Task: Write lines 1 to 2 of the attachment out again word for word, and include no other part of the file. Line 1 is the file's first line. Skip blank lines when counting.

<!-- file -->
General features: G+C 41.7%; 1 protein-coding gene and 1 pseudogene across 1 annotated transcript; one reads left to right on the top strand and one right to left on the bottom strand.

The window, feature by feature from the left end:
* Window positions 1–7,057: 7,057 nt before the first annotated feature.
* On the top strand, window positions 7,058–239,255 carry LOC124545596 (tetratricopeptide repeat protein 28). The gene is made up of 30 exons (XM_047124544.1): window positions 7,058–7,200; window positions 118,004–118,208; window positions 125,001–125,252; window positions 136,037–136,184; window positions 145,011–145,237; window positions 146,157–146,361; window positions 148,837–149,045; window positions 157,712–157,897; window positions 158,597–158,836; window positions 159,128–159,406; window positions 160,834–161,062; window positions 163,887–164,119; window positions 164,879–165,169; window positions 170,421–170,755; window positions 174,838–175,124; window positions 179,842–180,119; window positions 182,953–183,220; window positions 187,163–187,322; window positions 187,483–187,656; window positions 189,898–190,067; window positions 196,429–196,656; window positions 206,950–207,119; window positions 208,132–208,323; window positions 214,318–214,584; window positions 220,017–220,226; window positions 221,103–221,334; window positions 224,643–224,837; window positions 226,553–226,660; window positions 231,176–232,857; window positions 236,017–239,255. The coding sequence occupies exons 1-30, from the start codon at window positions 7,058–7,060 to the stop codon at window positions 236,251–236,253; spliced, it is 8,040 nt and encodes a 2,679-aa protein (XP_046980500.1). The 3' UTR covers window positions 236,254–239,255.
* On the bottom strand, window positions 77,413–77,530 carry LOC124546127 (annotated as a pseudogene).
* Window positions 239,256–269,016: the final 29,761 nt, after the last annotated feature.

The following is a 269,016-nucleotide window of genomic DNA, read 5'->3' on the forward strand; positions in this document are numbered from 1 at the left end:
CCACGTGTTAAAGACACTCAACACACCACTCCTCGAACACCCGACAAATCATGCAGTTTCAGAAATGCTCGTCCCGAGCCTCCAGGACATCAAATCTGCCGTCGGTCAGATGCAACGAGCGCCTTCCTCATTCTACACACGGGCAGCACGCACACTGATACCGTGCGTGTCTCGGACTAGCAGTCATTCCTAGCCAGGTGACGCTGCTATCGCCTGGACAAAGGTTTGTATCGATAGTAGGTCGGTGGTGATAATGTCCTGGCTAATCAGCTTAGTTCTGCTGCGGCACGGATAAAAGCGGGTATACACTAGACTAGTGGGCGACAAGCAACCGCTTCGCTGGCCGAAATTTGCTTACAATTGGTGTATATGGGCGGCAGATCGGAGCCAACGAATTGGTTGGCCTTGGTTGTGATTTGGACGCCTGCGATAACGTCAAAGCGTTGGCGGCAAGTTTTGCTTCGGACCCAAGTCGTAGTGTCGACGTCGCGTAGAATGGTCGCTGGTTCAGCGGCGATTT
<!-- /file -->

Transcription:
General features: G+C 41.7%; 1 protein-coding gene and 1 pseudogene across 1 annotated transcript; one reads left to right on the top strand and one right to left on the bottom strand.

The window, feature by feature from the left end: